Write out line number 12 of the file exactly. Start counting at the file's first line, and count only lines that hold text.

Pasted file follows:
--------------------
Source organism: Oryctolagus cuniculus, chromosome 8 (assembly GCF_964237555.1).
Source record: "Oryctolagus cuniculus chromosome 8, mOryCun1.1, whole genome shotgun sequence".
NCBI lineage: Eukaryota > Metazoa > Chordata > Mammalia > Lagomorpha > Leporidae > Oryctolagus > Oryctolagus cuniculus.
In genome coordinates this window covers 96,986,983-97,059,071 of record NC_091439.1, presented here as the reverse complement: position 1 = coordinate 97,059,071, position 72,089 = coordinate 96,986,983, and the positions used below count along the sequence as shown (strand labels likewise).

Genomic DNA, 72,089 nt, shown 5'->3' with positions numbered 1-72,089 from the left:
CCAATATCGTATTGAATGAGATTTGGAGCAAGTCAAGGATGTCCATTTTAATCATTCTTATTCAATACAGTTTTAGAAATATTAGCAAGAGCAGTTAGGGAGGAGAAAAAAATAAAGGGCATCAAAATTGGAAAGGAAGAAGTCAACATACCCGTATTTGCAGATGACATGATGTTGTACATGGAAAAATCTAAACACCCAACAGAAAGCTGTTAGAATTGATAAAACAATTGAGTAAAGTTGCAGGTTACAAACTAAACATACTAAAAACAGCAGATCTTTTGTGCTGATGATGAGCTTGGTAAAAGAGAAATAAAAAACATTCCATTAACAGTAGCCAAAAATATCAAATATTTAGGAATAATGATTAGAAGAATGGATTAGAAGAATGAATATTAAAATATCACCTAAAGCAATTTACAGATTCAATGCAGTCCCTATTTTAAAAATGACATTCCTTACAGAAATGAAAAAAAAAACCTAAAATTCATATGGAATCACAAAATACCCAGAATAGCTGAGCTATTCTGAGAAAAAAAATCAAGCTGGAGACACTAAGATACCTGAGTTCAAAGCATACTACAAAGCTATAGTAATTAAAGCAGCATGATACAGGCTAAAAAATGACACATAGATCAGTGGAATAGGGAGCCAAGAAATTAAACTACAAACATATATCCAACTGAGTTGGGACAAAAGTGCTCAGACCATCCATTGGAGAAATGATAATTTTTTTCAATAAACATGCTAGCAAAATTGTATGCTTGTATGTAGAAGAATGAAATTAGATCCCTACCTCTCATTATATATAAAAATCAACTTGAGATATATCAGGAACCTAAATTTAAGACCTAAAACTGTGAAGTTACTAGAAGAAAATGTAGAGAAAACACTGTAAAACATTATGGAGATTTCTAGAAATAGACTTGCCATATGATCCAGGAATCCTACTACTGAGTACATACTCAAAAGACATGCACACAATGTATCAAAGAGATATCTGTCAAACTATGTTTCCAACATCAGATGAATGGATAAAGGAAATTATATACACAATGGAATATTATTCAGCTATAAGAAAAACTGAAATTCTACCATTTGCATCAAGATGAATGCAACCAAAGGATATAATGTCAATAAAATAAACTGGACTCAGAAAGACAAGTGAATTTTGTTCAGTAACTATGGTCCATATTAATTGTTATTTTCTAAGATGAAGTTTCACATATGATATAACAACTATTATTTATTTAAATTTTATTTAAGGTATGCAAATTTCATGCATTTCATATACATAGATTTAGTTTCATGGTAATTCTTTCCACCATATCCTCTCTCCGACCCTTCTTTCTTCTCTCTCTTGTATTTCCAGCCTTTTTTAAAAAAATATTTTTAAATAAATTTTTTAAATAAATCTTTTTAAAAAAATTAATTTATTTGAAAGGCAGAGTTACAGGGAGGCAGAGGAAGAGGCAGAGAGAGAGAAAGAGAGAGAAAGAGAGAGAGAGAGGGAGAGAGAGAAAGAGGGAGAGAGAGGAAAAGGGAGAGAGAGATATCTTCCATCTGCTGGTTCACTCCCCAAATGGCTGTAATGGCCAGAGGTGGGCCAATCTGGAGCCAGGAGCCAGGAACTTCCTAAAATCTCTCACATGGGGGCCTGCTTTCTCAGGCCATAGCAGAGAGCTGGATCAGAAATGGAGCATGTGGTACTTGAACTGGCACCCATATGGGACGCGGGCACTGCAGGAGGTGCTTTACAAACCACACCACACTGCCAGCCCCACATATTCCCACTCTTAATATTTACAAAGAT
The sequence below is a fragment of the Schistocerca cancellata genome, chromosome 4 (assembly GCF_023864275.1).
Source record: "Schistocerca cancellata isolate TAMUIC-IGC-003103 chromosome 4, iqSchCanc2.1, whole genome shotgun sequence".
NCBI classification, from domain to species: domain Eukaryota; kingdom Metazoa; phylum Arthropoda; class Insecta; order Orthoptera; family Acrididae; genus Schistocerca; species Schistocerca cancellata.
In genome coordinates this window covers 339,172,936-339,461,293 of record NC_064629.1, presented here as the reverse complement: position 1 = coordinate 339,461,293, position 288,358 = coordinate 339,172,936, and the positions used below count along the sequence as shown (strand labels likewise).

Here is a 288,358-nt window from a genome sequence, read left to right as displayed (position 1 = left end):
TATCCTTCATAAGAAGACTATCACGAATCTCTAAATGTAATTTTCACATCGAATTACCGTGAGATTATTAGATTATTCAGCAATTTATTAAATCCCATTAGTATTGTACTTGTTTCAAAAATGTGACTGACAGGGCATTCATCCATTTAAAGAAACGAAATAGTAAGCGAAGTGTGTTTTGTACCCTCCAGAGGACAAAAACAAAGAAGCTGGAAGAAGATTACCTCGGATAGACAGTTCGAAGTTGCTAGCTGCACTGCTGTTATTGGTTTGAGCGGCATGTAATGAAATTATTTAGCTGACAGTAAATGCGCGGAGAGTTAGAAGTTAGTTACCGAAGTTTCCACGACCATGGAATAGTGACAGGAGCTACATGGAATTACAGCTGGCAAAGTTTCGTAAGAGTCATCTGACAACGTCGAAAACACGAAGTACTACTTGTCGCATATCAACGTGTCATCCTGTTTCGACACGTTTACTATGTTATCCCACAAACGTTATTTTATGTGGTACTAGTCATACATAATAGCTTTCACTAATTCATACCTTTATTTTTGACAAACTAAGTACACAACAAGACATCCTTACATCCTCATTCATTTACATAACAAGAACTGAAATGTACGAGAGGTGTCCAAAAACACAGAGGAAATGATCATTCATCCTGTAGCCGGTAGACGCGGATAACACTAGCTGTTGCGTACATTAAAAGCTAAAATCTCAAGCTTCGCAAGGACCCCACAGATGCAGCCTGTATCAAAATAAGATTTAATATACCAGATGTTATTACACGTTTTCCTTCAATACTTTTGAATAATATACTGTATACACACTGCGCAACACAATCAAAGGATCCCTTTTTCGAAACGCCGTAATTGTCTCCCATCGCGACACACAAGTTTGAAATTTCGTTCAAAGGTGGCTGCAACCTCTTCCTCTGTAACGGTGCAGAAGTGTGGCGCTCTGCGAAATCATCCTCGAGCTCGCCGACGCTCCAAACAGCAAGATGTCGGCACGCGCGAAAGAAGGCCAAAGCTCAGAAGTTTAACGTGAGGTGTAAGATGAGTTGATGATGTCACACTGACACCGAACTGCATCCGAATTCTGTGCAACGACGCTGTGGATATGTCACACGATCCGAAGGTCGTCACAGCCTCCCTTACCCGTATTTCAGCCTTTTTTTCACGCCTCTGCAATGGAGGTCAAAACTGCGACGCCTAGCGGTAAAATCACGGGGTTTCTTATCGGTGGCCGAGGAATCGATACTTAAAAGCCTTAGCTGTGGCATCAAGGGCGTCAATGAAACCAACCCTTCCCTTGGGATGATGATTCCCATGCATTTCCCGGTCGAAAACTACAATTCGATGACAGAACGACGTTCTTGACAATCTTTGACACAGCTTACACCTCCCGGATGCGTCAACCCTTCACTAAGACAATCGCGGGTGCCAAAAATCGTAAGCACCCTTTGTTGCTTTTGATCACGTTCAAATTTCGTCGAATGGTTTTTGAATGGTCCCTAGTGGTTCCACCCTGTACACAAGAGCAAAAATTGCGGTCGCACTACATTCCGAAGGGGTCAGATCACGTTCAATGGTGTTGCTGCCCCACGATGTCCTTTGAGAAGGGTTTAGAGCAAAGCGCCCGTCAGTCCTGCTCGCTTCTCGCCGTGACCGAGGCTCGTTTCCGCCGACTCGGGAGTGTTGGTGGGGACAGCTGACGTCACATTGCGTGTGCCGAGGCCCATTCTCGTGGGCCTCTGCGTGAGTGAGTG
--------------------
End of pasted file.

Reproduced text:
TATCCTTCATAAGAAGACTATCACGAATCTCTAAATGTAATTTTCACATCGAATTACCGTGAGATTATTAGATTATTCAGCAATTTATTAAATCCCATTAGTATTGTACTTGTTTCAAAAATGTGACTGACAGGGCATTCATCCATTTAAAGAAACGAAATAGTAAGCGAAGTGTGTTTTGTACCCTCCAGAGGACAAAAACAAAGAAGCTGGAAGAAGATTACCTCGGATAGACAGTTCGAAGTTGCTAGCTGCACTGCTGTTATTGGTTTGAGCGGCATGTAATGAAATTATTTAGCTGACAGTAAATGCGCGGAGAGTTAGAAGTTAGTTACCGAAGTTTCCACGACCATGGAATAGTGACAGGAGCTACATGGAATTACAGCTGGCAAAGTTTCGTAAGAGTCATCTGACAACGTCGAAAACACGAAGTACTACTTGTCGCATATCAACGTGTCATCCTGTTTCGACACGTTTACTATGTTATCCCACAAACGTTATTTTATGTGGTACTAGTCATACATAATAGCTTTCACTAATTCATACCTTTATTTTTGACAAACTAAGTACACAACAAGACATCCTTACATCCTCATTCATTTACATAACAAGAACTGAAATGTACGAGAGGTGTCCAAAAACACAGAGGAAATGATCATTCATCCTGTAGCCGGTAGACGCGGATAACACTAGCTGTTGCGTACATTAAAAGCTAAAATCTCAAGCTTCGCAAGGACCCCACAGATGCAGCCTGTATCAAAATAAGATTTAATATACCAGATGTTATTACACGTTTTCCTTCAATACTTTTGAATAATATACTGTATACACACTGCGCAACACAATCAAAGGATCCCTTTTTCGAAACGCCGTAATTGTCTCCCATCGCGACACACAAGTTTGAAATTTCGTTCAAAGGTGGCTGCAACCTCTTCCTCTGTAACGGTGCAGAAGTGTGGCGCTCTGCGAAATCATCCTCGAGCTCGCCGACGCTCCAAACAGCAAGATGTCGGCACGCGCGAAAGAAGGCCAAAGCTCAGAAGTTTAACGTGAGGTGTAAGATGAGTTGATGATGTCACACTGACACCGAACTGCATCCGAATTCTGTGCAACGACGCTGTGGATATGTCACACGATCCGAAGGTCGTCACAGCCTCCCTTACCCGTATTTCAGCCTTTTTTTCACGCCTCTGCAATGGAGGTCAAAACTGCGACGCCTAGCGGTAAAATCACGGGGTTTCTTATCGGTGGCCGAGGAATCGATACTTAAAAGCCTTAGCTGTGGCATCAAGGGCGTCAATGAAACCAACCCTTCCCTTGGGATGATGATTCCCATGCATTTCCCGGTCGAAAACTACAATTCGATGACAGAACGACGTTCTTGACAATCTTTGACACAGCTTACACCTCCCGGATGCGTCAACCCTTCACTAAGACAATCGCGGGTGCCAAAAATCGTAAGCACCCTTTGTTGCTTTTGATCACGTTCAAATTTCGTCGAATGGTTTTTGAATGGTCCCTAGTGGTTCCACCCTGTACACAAGAGCAAAAATTGCGGTCGCACTACATTCCGAAGGGGTCAGATCACGTTCAATGGTGTTGCTGCCCCACGATGTCCTTTGAGAAGGGTTTAGAGCAAAGCGCCCGTCAGTCCTGCTCGCTTCTCGCCGTGACCGAGGCTCGTTTCCGCCGACTCGGGAGTGTTGGTGGGGACAGCTGACGTCACATTGCGTGTGCCGAGGCCCATTCTCGTGGGCCTCTGCGTGAGTGAGTG